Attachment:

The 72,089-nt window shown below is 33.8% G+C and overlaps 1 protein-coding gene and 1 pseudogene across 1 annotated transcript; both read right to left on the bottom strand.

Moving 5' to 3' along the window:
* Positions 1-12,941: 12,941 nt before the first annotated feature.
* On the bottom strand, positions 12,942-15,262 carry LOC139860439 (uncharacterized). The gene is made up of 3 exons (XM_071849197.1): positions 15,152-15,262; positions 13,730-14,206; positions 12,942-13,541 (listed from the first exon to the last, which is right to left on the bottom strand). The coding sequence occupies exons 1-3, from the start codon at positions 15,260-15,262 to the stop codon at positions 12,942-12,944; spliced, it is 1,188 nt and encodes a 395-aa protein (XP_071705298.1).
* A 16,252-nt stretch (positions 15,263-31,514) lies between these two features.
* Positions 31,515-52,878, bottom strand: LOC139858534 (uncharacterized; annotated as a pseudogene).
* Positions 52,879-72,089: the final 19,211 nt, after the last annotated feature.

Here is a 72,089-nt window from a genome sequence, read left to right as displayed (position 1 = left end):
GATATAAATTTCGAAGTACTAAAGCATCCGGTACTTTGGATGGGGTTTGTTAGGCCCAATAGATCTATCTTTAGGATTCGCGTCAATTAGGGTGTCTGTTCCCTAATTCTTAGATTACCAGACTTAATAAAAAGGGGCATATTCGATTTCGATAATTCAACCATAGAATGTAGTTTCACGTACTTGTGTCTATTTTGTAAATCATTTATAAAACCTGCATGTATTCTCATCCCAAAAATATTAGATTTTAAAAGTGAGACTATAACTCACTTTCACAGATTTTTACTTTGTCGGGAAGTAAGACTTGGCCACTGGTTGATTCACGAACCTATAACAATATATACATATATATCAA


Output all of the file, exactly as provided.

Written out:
The 72,089-nt window shown below is 33.8% G+C and overlaps 1 protein-coding gene and 1 pseudogene across 1 annotated transcript; both read right to left on the bottom strand.

Moving 5' to 3' along the window:
* Positions 1-12,941: 12,941 nt before the first annotated feature.
* On the bottom strand, positions 12,942-15,262 carry LOC139860439 (uncharacterized). The gene is made up of 3 exons (XM_071849197.1): positions 15,152-15,262; positions 13,730-14,206; positions 12,942-13,541 (listed from the first exon to the last, which is right to left on the bottom strand). The coding sequence occupies exons 1-3, from the start codon at positions 15,260-15,262 to the stop codon at positions 12,942-12,944; spliced, it is 1,188 nt and encodes a 395-aa protein (XP_071705298.1).
* A 16,252-nt stretch (positions 15,263-31,514) lies between these two features.
* Positions 31,515-52,878, bottom strand: LOC139858534 (uncharacterized; annotated as a pseudogene).
* Positions 52,879-72,089: the final 19,211 nt, after the last annotated feature.

Here is a 72,089-nt window from a genome sequence, read left to right as displayed (position 1 = left end):
GATATAAATTTCGAAGTACTAAAGCATCCGGTACTTTGGATGGGGTTTGTTAGGCCCAATAGATCTATCTTTAGGATTCGCGTCAATTAGGGTGTCTGTTCCCTAATTCTTAGATTACCAGACTTAATAAAAAGGGGCATATTCGATTTCGATAATTCAACCATAGAATGTAGTTTCACGTACTTGTGTCTATTTTGTAAATCATTTATAAAACCTGCATGTATTCTCATCCCAAAAATATTAGATTTTAAAAGTGAGACTATAACTCACTTTCACAGATTTTTACTTTGTCGGGAAGTAAGACTTGGCCACTGGTTGATTCACGAACCTATAACAATATATACATATATATCAA